Last week’s announcement of Newcastle-Gateshead’s successful bid to host the Great Exhibition of the North in 2018 couldn’t come at a more exciting time for the North East.
Having worked with AV Festival on this year’s economic, social and cultural evaluation, I, along with thousands of visitors to the month-long film and visual arts festival in March, was struck by the innovative fusing of global and local in the programme.
The festival theme of ‘Meanwhile, What About Socialism?’ was bold and challenging, striking a chord between the local history of the Tyneside region and the role of socialism in contemporary global art and politics. With near 100% audience satisfaction ratings and 90% of visitors indicating that it was ‘important that it’s happening here’, it was clear from the evaluation that this was both a high-quality and very place-based cultural experience.
The need for arts and cultural organisations to respond to local identity and need was also a key theme at the What Next? conference in Manchester’s Home on Monday. The implications and opportunities of increasing regional and metropolitan devolution for arts and culture was writ large throughout the day, as was the plea for greater collaboration across cultural organisations and shared strategies to make the most of these new arrangements.
The idea that arts and cultural organisations have a civic duty to their localities was also a strong theme. Although some of the discussion seemed to drift straight towards extending outreach and participation programmes to meet explicit health, social care or education agendas, it was also clear that meeting local civic responsibilities is linked as much to thoughtful programming as it is to ‘reaching out’ through special initiatives.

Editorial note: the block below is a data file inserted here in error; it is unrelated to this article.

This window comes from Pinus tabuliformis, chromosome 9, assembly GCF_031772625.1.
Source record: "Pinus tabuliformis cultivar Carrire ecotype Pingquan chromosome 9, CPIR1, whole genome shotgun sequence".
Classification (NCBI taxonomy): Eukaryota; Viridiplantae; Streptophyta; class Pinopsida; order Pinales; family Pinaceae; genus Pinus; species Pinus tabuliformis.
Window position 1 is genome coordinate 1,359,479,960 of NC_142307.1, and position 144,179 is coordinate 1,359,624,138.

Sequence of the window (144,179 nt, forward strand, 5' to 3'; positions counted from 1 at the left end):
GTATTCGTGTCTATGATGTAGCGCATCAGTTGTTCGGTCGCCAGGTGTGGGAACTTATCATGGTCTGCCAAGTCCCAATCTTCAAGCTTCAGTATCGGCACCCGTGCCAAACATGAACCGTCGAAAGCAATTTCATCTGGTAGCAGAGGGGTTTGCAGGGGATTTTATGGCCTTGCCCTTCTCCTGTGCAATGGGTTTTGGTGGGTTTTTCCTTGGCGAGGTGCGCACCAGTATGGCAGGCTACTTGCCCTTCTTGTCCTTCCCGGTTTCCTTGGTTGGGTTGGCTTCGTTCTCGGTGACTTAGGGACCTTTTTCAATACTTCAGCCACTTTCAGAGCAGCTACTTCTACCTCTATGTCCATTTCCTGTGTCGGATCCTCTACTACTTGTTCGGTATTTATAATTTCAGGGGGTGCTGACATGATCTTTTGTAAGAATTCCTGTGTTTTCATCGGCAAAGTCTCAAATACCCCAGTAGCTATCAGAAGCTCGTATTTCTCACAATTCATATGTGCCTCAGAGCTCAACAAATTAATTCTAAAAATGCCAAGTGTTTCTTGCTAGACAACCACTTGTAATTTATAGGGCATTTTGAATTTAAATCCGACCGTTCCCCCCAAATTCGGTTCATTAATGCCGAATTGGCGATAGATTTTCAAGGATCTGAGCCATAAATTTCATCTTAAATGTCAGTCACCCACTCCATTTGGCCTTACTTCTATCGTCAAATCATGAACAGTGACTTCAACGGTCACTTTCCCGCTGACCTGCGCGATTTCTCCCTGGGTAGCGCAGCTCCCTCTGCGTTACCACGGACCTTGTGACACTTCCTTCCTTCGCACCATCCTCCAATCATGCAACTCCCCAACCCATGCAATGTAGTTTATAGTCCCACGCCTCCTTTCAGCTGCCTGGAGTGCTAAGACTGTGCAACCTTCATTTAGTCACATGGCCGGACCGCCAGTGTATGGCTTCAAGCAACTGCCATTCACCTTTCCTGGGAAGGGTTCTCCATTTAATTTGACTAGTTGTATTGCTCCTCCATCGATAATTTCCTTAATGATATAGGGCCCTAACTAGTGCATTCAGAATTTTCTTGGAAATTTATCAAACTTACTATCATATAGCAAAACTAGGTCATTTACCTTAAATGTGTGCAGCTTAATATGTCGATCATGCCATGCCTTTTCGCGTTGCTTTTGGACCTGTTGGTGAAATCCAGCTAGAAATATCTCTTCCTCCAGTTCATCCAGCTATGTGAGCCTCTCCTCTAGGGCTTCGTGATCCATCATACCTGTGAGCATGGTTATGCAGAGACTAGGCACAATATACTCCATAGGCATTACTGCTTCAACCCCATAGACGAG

The current Playground Project at the BALTIC is a case in point. Understanding how to appeal to local audiences (as broad and diverse as they are local), without compromising on the uniqueness and quality of a liminal artistic experience seems to be a key driver of this hugely successful exhibition. BALTIC are literally opening up their gallery as a space for exploration and play by a local community of all ages and backgrounds.
Across the water, Tyneside Cinema have recently relaunched their three-year Learning and Participation programme, including Young Tyneside which has seen hundreds of 16-18 year olds across the region signing up for discounted tickets and special events. Working to engage this audience introduces independent cinema as a source and space for out of the ordinary cultural experiences, but also makes this unique city space feel like it’s theirs (as much as anyone else’s).
What’s really interesting about each of these examples is that there has been no attempt to ‘dumb-down’, or to introduce initiatives that seem out of place alongside the regular high-quality arts experiences on offer. Instead they have been developed through thoughtful consideration of how local audiences may be intrigued by the cultural offering on their doorstep, relevant to the everyday experience of the area, but interesting, exciting and international.
With the funding boost that comes with the announcement of the Great Exhibition in 2018, and the central role of the North East Cultural Partnership in making it happen, it looks like great things are on the horizon, with much for rest of the UK to learn from in the process.
- Douglas Lonie, Senior Consultant